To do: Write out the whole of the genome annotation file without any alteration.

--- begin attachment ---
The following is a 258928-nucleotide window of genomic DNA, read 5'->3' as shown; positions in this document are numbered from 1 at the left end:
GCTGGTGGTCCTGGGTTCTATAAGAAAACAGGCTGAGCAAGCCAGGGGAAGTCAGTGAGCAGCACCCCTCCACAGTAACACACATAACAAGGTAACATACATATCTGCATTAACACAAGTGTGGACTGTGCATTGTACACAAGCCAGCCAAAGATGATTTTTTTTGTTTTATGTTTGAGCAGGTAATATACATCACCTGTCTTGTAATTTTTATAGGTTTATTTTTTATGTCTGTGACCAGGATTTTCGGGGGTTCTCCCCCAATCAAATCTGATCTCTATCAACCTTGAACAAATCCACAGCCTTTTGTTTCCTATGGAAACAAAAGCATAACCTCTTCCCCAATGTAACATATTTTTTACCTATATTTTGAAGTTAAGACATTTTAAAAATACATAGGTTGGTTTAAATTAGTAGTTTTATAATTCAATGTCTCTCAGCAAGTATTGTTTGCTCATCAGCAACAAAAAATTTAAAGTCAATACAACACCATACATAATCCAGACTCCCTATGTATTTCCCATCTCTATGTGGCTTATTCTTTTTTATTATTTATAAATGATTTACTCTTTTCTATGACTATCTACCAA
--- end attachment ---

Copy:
The following is a 258928-nucleotide window of genomic DNA, read 5'->3' as shown; positions in this document are numbered from 1 at the left end:
GCTGGTGGTCCTGGGTTCTATAAGAAAACAGGCTGAGCAAGCCAGGGGAAGTCAGTGAGCAGCACCCCTCCACAGTAACACACATAACAAGGTAACATACATATCTGCATTAACACAAGTGTGGACTGTGCATTGTACACAAGCCAGCCAAAGATGATTTTTTTTGTTTTATGTTTGAGCAGGTAATATACATCACCTGTCTTGTAATTTTTATAGGTTTATTTTTTATGTCTGTGACCAGGATTTTCGGGGGTTCTCCCCCAATCAAATCTGATCTCTATCAACCTTGAACAAATCCACAGCCTTTTGTTTCCTATGGAAACAAAAGCATAACCTCTTCCCCAATGTAACATATTTTTTACCTATATTTTGAAGTTAAGACATTTTAAAAATACATAGGTTGGTTTAAATTAGTAGTTTTATAATTCAATGTCTCTCAGCAAGTATTGTTTGCTCATCAGCAACAAAAAATTTAAAGTCAATACAACACCATACATAATCCAGACTCCCTATGTATTTCCCATCTCTATGTGGCTTATTCTTTTTTATTATTTATAAATGATTTACTCTTTTCTATGACTATCTACCAA